The increasing diffusion of smart devices, along with the dynamism of the mobile applications ecosystem, are boosting the production of malware for the Android platform. So far, many different methods have been developed for detecting Android malware, based on either static or dynamic analysis. The main limitations of existing methods include: low accuracy, proneness to evasion techniques, and weak validation, often limited to emulators or modified kernels.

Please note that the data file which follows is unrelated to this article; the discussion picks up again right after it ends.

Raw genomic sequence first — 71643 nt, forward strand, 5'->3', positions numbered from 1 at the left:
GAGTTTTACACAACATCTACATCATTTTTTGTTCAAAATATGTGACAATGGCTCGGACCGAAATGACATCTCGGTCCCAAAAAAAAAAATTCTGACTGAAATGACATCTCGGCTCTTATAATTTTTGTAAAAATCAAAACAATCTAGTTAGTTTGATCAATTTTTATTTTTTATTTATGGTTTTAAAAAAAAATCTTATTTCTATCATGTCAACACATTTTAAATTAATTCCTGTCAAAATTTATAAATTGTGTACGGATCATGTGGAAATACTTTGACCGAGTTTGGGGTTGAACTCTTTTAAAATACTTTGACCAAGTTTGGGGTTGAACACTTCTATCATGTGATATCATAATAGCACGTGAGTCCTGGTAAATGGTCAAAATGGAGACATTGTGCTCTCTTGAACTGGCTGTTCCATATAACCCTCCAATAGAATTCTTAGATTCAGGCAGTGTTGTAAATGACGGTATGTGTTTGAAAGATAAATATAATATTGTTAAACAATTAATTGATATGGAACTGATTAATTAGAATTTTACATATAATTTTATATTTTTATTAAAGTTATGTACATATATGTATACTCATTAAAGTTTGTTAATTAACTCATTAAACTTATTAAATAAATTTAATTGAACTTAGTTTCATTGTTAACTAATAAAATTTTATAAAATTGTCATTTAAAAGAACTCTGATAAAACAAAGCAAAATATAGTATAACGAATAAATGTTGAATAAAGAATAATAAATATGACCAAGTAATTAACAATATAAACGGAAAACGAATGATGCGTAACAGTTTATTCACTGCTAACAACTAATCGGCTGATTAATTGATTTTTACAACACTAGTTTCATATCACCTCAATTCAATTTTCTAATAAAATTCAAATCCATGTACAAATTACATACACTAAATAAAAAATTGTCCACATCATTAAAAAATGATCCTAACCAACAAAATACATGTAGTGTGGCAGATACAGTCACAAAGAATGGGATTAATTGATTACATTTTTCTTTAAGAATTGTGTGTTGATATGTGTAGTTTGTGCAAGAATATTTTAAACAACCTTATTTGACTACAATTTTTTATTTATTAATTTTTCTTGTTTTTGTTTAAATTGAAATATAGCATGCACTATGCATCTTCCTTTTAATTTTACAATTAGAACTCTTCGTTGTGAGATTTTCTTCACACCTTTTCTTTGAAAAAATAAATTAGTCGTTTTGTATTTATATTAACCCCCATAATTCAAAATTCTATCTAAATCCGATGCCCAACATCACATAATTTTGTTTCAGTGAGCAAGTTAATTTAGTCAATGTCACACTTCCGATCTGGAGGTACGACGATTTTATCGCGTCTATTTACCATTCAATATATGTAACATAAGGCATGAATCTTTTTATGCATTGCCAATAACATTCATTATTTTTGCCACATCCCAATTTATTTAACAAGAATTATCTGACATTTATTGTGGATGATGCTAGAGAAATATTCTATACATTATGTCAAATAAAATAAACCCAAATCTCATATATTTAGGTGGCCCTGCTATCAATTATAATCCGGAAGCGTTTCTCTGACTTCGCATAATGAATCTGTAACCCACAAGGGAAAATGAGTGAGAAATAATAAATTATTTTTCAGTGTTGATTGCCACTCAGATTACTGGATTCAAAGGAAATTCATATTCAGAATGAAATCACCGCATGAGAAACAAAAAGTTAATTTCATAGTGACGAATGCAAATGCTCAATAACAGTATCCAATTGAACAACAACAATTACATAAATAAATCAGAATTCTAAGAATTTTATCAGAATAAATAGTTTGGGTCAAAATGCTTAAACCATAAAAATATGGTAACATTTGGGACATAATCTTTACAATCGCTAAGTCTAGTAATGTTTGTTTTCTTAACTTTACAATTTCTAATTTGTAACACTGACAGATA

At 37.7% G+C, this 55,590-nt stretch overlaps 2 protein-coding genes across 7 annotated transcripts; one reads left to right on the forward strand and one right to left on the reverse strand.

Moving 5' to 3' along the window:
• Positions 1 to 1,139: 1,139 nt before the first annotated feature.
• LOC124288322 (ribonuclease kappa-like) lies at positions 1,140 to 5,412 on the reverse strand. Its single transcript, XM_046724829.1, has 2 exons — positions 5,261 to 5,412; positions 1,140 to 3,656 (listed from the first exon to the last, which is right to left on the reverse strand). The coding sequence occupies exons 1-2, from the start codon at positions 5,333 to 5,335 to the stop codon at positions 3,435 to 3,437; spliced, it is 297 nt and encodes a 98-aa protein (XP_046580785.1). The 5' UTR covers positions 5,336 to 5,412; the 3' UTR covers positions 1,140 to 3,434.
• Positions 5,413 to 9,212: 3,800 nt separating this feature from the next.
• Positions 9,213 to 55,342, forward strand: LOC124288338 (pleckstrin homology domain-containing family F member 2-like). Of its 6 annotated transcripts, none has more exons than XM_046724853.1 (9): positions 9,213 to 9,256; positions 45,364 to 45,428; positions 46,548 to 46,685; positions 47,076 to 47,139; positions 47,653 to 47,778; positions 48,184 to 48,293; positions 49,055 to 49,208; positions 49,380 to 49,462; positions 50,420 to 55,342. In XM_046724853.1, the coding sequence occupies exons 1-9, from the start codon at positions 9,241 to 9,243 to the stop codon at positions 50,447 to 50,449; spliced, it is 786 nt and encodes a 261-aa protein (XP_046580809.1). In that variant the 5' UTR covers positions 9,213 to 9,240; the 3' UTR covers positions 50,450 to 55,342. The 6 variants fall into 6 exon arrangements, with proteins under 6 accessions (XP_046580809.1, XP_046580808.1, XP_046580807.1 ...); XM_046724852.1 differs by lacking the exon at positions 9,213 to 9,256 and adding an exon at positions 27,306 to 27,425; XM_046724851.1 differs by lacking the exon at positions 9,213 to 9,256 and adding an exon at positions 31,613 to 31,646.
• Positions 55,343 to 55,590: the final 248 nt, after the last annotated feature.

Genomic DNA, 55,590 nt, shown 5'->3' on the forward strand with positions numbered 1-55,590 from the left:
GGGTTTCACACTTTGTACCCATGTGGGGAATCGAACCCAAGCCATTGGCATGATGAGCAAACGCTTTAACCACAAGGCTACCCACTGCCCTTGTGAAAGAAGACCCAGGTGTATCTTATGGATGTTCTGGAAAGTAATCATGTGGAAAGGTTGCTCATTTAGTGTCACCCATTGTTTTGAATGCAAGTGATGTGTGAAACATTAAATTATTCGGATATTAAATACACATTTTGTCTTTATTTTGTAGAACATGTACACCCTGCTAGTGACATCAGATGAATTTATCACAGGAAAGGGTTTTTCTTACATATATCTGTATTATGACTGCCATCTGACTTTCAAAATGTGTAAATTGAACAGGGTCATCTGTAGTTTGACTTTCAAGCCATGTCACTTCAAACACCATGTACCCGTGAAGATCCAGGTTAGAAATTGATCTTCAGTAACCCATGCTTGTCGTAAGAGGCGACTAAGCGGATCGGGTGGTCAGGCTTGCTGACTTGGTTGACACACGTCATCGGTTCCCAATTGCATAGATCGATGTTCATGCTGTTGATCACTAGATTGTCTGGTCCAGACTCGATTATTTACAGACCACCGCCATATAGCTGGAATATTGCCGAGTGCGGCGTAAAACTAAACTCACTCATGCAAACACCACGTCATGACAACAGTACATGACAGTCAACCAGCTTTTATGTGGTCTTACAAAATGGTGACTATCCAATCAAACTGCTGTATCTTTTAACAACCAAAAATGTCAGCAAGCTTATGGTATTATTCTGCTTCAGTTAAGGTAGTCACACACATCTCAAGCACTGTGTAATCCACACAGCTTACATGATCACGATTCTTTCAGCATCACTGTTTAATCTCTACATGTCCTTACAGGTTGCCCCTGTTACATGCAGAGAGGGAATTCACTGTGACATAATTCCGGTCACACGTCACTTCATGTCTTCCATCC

We propose an Android malware detection method, based on sequences of system calls, that overcomes these limitations. The assumption is that malicious behaviors (e.g., sending high premium rate SMS, cyphering data for ransom, botnet capabilities, and so on) are implemented by specific system calls sequences: yet, no apriori knowledge is available about which sequences are associated with which malicious behaviors, in particular in the mobile applications ecosystem where new malware and non-malware applications continuously arise. Hence, we use Machine Learning to automatically learn these associations (a sort of "fingerprint" of the malware); then we exploit them to actually detect malware. Experimentation on 20000 execution traces of 2000 applications (1000 of them being malware belonging to different malware families), performed on a real device, shows promising results: we obtain a detection accuracy of 97%. Moreover, we show that the proposed method can cope with the dynamism of the mobile apps ecosystem, since it can detect unknown malware.